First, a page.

Let’s look at some nice properties of this approach.

  • It’s unilateral. Country X can directly incentivize country Y, through a tariff, to do each thing that country X wants. X doesn’t have to wait to strike the perfect bargain.
  • The small stuff gets handled. If country X wants country Y to do something really important (e.g. stop killing political dissidents), and also to do something less important (e.g. preserve some habitat of a vulnerable turtle population), then in the treaty model the turtles are likely to get completely ignored. However in this model, no matter how successful X is in getting Y to stop killing political dissidents, Y is always incentivized to do right by the turtles.
  • It’s net-neutral. Each country X will end up penalizing whoever acts against X’s interests the most, and rewarding (by the tariffs going negative) whoever acts most in accordance with X’s wishes. That means that it’s fine to be picky, and ask for a lot of things up front - it’s not going to isolate you from everyone else, because there is a builtin aspect of “treat whoever you like the most as a close friend, even if they still could be better”.
  • It’s easy to update, again because it’s unilateral. Penalty for some Thing was too high/low? Just fix it.

Also notice that this is a generalization of treaties. Instead of France and Spain each agreeing to lower carbon emissions, France can assign a penalty for carbon emissions, Spain can assign a penalty for carbon emissions, and the resulting penalties/tariffs will cancel out. This is the “Bi-” part of “Bi-unilateral”. But at the same time, if France cares more about this than Spain, they’re still free to assign a higher penalty score to each ton of CO2.

Great, but there’s one key component left.

Consider that the US doesn’t like a lot of things that North Korea does. So much so, in fact, that the tariffs against NK would be astronomical, and then they start to lose their bite because there would be no trade left to levy further tariffs against.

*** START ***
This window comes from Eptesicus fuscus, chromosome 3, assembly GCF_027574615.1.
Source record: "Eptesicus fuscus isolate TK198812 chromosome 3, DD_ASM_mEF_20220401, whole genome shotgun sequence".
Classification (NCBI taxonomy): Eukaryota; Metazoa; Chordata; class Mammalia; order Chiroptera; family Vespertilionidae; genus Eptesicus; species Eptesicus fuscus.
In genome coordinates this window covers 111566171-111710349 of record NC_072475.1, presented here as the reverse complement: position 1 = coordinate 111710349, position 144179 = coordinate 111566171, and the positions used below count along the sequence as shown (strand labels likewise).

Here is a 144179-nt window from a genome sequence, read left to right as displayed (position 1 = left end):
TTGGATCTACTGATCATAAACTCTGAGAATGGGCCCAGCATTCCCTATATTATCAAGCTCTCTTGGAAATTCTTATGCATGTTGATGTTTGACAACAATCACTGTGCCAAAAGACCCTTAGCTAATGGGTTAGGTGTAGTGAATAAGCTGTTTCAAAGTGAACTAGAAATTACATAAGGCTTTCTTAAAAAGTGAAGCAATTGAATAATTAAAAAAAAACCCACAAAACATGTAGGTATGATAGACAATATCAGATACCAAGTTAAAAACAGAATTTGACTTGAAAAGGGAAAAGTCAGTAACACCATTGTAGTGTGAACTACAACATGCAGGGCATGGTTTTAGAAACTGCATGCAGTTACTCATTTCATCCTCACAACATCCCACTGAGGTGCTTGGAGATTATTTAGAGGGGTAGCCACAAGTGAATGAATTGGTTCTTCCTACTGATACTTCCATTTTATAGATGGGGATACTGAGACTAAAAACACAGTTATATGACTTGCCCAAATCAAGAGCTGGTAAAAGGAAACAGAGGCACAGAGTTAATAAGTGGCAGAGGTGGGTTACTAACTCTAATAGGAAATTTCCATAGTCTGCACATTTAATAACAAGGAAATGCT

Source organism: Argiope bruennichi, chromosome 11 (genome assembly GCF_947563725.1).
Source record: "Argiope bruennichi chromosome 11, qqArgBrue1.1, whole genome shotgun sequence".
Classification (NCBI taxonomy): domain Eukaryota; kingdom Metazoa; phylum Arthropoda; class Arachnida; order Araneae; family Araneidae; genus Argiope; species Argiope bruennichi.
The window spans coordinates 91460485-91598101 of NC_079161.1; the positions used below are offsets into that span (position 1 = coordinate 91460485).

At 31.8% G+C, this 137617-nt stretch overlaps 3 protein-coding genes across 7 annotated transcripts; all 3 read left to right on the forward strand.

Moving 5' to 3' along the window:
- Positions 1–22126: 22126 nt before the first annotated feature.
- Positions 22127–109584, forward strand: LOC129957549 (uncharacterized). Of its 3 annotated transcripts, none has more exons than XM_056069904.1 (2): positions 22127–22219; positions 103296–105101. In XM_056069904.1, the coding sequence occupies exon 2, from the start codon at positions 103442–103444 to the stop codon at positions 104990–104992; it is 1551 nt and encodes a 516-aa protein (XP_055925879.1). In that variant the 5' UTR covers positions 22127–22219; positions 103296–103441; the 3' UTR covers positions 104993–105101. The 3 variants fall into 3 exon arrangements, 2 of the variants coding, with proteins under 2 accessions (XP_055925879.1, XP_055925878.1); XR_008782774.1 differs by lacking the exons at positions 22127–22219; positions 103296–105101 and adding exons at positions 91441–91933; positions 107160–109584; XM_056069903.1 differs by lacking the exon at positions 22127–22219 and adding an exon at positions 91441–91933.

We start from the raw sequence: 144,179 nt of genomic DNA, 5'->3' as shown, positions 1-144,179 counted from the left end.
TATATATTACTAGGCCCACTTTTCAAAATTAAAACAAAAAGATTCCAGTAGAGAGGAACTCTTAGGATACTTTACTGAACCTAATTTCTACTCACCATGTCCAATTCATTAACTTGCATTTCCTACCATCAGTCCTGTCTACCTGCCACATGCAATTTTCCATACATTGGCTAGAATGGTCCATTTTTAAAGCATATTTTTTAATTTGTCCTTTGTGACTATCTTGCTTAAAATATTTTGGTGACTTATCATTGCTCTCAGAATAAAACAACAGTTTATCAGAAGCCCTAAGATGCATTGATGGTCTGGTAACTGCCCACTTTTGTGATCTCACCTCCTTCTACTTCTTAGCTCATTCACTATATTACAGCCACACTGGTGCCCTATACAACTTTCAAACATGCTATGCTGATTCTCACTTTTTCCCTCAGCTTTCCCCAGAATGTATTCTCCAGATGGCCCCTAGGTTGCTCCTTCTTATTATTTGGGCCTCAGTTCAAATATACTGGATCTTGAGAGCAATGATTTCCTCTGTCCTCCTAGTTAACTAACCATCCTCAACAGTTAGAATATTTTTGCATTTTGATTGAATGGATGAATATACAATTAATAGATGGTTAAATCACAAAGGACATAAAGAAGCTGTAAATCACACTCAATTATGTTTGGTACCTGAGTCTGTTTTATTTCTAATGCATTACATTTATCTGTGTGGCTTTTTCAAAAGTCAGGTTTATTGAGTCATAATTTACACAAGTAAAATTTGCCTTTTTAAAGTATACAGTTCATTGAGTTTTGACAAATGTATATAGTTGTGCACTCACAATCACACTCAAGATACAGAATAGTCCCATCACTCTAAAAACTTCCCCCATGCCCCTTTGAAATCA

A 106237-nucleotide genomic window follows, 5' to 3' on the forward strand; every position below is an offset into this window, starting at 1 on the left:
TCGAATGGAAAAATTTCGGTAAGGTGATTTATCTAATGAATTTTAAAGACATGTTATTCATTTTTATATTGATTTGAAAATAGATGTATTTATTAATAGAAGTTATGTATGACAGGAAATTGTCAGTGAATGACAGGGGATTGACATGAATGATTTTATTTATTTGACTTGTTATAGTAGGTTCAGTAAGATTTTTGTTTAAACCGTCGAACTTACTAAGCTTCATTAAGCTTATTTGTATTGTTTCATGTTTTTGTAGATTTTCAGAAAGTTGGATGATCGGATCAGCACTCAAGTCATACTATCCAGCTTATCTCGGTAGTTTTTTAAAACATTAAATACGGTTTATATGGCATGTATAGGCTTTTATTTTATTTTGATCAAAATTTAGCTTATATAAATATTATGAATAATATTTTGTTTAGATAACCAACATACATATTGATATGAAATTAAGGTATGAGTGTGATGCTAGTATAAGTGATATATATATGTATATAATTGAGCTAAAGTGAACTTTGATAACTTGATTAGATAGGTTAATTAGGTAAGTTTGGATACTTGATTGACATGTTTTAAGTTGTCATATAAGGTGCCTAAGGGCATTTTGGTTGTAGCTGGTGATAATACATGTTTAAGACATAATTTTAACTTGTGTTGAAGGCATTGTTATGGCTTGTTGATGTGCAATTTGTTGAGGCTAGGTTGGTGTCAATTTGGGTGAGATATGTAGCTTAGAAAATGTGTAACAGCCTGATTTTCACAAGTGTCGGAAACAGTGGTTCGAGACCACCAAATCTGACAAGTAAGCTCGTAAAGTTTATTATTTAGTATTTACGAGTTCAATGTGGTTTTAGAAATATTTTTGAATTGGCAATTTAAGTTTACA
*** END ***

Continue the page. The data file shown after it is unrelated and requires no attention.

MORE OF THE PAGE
So what the US would do, is introduce a new Thing that they want out of every other country. They want each other country to levy an equivalent penalty against NK, or face a (smaller) penalty of their own.

So, this starts to look like a broad multi-party sanctions against an unpopular nation. Which it is. But it retains all the nice properties from above. Again, this is flexible and interacts cleanly with other more or less important Things that are desired of each other country. Again, there is no need to get everyone in a room to agree in exhaustive detail before taking action - any country can simply declare “starting next month, anyone who follows our lead in applying a penalty against Y corresponding to this Thing will have trade benefits with us, and anyone who doesn’t will have trade penalties”.

Then, we can add further levels of pressure. After X assigns a Thing to each other nation that does not sanction Y, X can assign a Thing to each other nation, which in turn does not assign an equivalent Thing against each third nation which does not sanction Y. And so on, which allows inter-nation desires to propagate through multiple levels of international relationships, and also justifies the term “iterated”.